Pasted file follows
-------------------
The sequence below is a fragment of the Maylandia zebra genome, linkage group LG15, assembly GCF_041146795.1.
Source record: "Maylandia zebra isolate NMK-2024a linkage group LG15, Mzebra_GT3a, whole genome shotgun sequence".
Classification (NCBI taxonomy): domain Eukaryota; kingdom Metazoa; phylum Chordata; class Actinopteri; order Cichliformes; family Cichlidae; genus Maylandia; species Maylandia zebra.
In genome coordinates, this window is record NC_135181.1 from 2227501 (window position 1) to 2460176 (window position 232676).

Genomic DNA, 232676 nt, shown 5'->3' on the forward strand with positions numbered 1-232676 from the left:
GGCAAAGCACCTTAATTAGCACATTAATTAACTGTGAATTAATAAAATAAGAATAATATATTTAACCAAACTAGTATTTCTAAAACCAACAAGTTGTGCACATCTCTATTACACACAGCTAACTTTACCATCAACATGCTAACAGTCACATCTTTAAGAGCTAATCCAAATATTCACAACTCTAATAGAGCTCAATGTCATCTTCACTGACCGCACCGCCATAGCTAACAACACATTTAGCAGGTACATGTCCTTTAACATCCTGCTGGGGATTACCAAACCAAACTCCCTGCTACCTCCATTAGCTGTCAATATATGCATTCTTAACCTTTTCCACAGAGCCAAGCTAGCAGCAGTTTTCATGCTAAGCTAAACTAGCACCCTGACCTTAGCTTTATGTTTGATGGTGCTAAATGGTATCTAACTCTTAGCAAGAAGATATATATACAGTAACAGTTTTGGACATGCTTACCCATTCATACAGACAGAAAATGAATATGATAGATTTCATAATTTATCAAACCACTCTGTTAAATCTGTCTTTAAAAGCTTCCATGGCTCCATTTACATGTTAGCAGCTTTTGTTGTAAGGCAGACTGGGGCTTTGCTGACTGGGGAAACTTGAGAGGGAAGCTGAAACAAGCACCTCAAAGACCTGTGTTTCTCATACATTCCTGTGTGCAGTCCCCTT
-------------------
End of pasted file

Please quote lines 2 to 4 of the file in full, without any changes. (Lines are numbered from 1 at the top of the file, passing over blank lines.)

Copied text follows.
Source record: "Maylandia zebra isolate NMK-2024a linkage group LG15, Mzebra_GT3a, whole genome shotgun sequence".
Classification (NCBI taxonomy): domain Eukaryota; kingdom Metazoa; phylum Chordata; class Actinopteri; order Cichliformes; family Cichlidae; genus Maylandia; species Maylandia zebra.
In genome coordinates, this window is record NC_135181.1 from 2227501 (window position 1) to 2460176 (window position 232676).